The most common entry points should be either cmd.exe or regedit.exe. You’ll find them in all Package.ini files but they are disabled by default. Since cmd.exe and regedit.exe most likely weren’t modified during Setup Capture, they are not part of the virtual environment. So the source will be the native cmd.exe and regedit.exe. These two entry points are the packagers’ best friends. Using these entry points allows a packager to investigate the environment known to the virtualized application. What you can see using cmd.exe or regedit.exe is what the application sees. This is a great help when troubleshooting.

If you package an add-on to a natively installed application, the typical example is packaging JRE and you want the local Internet Explorer to be able to use it. Creating an entry point within your Java package using native Internet Explorer as a source, is a perfect method of dealing with it. Now you can offer a separate shortcut to the user, allowing users to choose when to use native Java or when to use virtualized Java. ThinApp’s isolation will allow virtualization of one Java version running on a machine with another version natively installed. The only problem with this approach is how you educate your users when to use which shortcut. ThinDirect, discussed later in this article, in the Virtualizing Internet Explorer 6 section, will allow you to automatically point the user to the right browser. There are many use cases for launching something natively within a virtualized environment. You may face troublesome Excel add-ons. Virtualizing them will protect against conflicts, but you must launch native Excel within the environment of the add-on for it to work. Here you could use the fact that many Excel add-ons use .xla files as the typical entry point to the add-on. Create your entry point using the .xla file as source and you will be able to launch any Excel version that is natively installed. When you use a non executable as your entry point source, remember that the name of your entry point must still be .exe. The following is an example of an entry point using a text file as source:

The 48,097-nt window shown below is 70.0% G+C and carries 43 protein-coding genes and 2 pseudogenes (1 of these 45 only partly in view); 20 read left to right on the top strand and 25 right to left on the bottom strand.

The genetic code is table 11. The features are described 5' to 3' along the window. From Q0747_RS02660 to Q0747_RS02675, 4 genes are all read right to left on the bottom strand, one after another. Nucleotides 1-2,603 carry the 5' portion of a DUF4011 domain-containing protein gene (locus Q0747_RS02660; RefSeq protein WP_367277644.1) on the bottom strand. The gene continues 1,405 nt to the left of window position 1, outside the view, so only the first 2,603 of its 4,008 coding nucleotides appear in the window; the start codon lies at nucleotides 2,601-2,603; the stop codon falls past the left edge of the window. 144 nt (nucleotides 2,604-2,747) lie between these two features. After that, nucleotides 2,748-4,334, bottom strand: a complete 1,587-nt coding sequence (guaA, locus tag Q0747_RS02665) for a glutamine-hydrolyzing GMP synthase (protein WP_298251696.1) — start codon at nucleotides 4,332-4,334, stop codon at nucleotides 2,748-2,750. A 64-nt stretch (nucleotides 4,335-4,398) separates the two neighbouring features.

[ReadMe.exe] Source=%Drive_C%Tempreadme.txt ReadOnlyData=Package.ro.tvr

Running ReadMe.exe will launch whatever is associated to handle .txt files. The application will run within the virtualized environment of the package.


The project folder

The project folder is where the packager spends most of his or her time. The capturing process is just a means to create the project folder. You could just as easily create your own project folder from scratch. I admit, to manually create a project folder representing a Microsoft Office installation would be far from easy but in theory it can be done. There is some default content in all project folders. Let’s capture nothing and investigate what these are.